On The Radio – Young scholars key to future success of CGRER

Dr. Peter Thorne joined the University of Iowa faculty in 1988 and has served as a member of CGRER since its founding in 1990. (University of Iowa)
October 5, 2015

This week’s On The Radio segment looks at veteran CGRER member Dr. Peter Thorne and how he thinks recruiting young scholars will be key to the future success of the center.

Transcript: CGRER 25th Anniversary Member Profile: Peter Thorne

The University of Iowa’s Center for Global and Regional Environmental Research – or CGRER – celebrates its 25th anniversary this year. One veteran member thinks that recruiting young scholars will be crucial to the center’s success in the future.

This is the Iowa Environmental Focus.

Peter Thorne serves as head of the Occupational and Environmental Health Department in the UI’s College of Public Health. Professor Thorne joined the UI faculty in 1988 and much of his research has involved toxicology ways that environmental pollution affects public health, particularly children.

Professor Thorne has been a member of CGRER since it was founded in 1990. As a veteran member, he thinks that intelligent, young researchers will be key to the continued success of CGRER.

THORNE: “A number of us who have been involved the whole time are getting a little grayer and not getting any younger so transitioning to the next leadership is going to be important. There’s no shortage of talent it’s just a matter of developing the talent and seeing that they’re nurtured and can take on these roles.”

Professor Thorne also serves as the chair of the Environmental Protection Agency’s Science Advisory Board.

For more information about Professor Thorne and his work, visit Iowa-Environmental-Focus-dot-org.

From the UI Center for Global and Regional Environmental Research, I’m Betsy Stone.

CGRER 25th Anniversary Profiles: Dick Baker

KC McGinnis | October 2, 2015

Dr. Dick Baker thanks CGRER for giving him a chance to “cross-pollinate” with other researchers.

When CGRER was formed Dr. Baker, professor emeritus of Earth & Environmental Sciences at the University of Iowa, was already working with a wide variety of scientists from geology, ecology and paleoecology, but with little structure. Dr. Baker looks at fossils of plants from the distant past – tens of thousands of years ago – to understand how humans’ current carbon dioxide output corresponds to those time periods. But for similar carbon dioxide levels, you have to go back even further in time: millions of years.

“Back to when palms were growing in the arctic.”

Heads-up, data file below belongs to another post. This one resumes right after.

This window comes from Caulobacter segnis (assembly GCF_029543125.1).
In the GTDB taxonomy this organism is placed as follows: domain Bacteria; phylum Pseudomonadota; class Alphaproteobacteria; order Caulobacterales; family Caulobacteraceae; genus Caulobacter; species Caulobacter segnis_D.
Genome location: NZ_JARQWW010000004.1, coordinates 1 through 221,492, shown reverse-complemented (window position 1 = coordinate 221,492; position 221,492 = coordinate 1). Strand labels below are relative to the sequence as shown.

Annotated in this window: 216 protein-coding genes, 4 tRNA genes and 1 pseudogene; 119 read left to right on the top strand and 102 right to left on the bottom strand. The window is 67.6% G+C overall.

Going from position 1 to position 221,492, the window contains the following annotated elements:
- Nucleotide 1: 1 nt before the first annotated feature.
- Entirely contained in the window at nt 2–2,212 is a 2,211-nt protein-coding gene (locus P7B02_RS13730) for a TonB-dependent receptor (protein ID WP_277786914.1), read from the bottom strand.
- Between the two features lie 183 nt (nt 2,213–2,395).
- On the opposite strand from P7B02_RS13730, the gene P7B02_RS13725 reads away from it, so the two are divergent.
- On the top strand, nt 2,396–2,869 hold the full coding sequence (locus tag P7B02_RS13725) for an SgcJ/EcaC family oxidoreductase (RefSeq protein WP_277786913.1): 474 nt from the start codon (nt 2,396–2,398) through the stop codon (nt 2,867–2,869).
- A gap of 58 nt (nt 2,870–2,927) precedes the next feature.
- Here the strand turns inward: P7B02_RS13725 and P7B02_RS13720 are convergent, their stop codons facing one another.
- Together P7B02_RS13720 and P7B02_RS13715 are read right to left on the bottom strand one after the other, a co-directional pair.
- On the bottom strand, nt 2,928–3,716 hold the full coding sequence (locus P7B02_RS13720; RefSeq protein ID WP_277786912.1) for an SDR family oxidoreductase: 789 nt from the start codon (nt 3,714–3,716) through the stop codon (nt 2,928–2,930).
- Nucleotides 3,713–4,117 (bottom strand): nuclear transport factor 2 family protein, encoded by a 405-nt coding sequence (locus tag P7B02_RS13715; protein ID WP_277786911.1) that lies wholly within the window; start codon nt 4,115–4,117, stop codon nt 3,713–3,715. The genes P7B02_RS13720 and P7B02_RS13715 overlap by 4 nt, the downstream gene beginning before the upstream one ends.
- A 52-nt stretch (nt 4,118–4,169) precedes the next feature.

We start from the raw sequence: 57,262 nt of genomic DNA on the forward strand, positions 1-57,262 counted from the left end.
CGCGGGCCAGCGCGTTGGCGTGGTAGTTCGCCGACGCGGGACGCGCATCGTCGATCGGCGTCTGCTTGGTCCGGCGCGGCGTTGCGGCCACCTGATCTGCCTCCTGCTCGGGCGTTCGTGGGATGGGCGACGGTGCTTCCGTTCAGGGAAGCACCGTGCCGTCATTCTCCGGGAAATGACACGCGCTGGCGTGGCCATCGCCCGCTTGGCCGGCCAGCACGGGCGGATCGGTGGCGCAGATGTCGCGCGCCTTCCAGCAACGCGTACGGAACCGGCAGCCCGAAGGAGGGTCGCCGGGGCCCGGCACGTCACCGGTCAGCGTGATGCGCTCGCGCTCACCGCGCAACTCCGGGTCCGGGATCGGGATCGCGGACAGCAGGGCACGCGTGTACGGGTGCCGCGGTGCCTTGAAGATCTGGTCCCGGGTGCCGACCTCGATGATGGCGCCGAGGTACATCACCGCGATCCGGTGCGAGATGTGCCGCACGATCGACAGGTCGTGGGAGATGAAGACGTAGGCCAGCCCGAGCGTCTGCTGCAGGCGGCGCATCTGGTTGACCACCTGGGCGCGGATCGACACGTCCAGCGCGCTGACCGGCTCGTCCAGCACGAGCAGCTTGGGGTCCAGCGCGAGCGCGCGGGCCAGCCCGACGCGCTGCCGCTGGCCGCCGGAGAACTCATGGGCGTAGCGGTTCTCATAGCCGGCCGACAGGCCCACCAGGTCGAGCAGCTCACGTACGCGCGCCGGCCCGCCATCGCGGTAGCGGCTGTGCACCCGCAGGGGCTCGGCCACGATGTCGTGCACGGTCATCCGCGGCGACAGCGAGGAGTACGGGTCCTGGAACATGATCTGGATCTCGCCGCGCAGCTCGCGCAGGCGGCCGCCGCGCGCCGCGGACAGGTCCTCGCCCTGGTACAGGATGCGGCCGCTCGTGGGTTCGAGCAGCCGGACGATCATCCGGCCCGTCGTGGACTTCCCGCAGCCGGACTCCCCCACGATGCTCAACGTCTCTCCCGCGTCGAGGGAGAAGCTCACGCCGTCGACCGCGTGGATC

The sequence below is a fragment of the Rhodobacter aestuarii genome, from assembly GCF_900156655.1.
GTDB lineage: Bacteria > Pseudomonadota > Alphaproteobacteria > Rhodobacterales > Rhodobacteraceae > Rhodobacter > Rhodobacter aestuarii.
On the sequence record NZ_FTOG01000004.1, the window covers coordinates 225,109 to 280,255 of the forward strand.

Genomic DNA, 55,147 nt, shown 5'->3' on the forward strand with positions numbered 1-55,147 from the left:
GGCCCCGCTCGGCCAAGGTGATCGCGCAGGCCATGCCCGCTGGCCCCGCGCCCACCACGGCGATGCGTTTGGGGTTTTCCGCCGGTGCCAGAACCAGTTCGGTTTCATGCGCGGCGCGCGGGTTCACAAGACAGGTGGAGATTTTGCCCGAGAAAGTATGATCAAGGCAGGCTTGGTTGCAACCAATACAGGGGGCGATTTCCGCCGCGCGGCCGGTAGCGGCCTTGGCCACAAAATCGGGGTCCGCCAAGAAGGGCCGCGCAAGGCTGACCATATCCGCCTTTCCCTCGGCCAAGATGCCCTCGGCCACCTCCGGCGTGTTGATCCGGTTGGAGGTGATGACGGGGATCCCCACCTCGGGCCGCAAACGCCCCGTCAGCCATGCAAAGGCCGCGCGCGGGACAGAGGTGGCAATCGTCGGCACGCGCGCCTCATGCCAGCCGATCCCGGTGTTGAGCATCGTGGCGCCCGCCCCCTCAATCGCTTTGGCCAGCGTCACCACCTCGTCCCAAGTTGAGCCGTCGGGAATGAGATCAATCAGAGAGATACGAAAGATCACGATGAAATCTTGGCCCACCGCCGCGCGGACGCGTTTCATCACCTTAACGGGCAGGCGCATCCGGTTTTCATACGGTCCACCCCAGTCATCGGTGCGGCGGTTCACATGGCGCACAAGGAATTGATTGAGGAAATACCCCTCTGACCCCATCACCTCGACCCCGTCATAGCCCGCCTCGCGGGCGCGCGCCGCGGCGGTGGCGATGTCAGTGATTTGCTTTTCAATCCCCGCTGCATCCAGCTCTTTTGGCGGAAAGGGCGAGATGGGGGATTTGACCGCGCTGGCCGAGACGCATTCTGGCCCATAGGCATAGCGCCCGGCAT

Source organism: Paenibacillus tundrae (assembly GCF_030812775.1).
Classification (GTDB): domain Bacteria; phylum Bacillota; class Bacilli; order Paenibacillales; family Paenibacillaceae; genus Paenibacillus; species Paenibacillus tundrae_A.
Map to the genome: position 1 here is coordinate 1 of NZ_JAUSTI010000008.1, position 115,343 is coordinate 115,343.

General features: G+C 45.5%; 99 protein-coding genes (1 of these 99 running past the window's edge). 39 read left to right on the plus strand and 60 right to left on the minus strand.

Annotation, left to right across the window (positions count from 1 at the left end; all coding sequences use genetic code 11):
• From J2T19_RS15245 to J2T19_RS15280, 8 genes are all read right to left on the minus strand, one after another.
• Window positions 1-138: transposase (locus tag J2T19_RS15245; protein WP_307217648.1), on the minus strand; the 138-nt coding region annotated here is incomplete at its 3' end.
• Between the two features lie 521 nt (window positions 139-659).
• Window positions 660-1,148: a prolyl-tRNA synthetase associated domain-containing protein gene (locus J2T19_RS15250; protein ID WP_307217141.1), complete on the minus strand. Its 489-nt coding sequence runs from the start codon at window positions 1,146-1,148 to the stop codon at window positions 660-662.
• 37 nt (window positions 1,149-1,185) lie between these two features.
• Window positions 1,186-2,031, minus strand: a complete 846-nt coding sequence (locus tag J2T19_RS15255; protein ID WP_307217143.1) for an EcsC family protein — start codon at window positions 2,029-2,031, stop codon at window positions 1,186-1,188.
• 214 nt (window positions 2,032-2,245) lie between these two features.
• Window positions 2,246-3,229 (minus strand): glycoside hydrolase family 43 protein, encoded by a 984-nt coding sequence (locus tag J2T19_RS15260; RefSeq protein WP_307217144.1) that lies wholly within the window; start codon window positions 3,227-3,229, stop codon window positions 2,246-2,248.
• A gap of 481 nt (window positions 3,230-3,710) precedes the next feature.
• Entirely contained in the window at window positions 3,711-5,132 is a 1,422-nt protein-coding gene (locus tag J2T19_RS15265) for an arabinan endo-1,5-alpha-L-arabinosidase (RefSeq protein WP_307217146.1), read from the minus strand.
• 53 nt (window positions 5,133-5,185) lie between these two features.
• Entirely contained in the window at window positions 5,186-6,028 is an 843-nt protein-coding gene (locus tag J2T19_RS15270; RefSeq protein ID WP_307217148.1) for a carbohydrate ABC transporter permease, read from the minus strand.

“There was no real gathering of these groups into one center,” he said. “So when CGRER formed I jumped in.”

Dr. Baker’s CGRER involvement allowed him to make contacts he could use in further research, something he found lacking at other institutions.

“So often you get people working in their own little fields, and there’s not any cross-pollination.”

Dr. Baker especially noted his collaborations with UI biologist Diana Horton, who ran the herbarium at the UI.

Dr. Baker said he’s “not too optimistic, but not too pessimistic” about the current debate on climate change, but he’s happy to see research centers like CGRER providing ways to group together multiple disciplines.

“I think this is maybe the widest group that I know of,” he said of CGRER.

Older school buses now eligible for replacement

(dhendrix73 / Flickr)
(dhendrix73 / Flickr)
KC McGinnis | October 1, 2015

New funding from the U.S. Environmental Protection Agency should lead to cleaner school buses.

The EPA today announced the availability of about $7 million in funds for school bus fleet owners to replace or retrofit older buses. Owners can apply to have up to 10 buses replaced and 10 retrofitted, with larger operations having the option to submit multiple applications.

The funding comes as a result of the Diesel Emission Reduction Act, now in its third iteration. It’s an effort to restore or replace older, diesel-powered engines, which emit larger quantities of pollution and toxins than newer buses. The focus on school buses will hopefully lead to a reduction in children’s exposure to toxins from diesel emissions. Buses dated 2006 or older are eligible for replacement under the program.

US lags behind EU in regulating lethal solvent

A barrel once containing methylene chloride now serves as the base for a street light in Hong Kong. (Georgia/Flickr)
A barrel once containing methylene chloride now serves as the base for a street light in Hong Kong. (Georgia/Flickr)

Nick Fetty | September 30, 2015

A recent investigative story by the Center for Public Integrity analyzes a lethal solvent found in various industrial products and how the United States has been slow to take regulatory measures to ban the chemical.

The article points out that accidental exposure to methylene chloride has led to at least 56 deaths since 1980. Methylene chloride is common in products such as paint strippers, degreasers, and carpet cleaners. Fatal exposures to the chemical date back to the 1940s. Around that same time researchers at Iowa State University were studying methylene chloride as a way to extract oil from soybeans.

Roughly three decades later, two medical researchers at the University of Wisconsin wrote a report outlining the dangers of the chemical and the criticizing various agencies for not taking action against it. The authors wrote: “The legal responsibility for protecting the public currently rests with the Consumer Product Safety Commission. It has remained mute, as did the governmental agency originally responsible, the Environmental Protection Agency, when in 1971 the CH2C12 hazard was formally called to its attention.”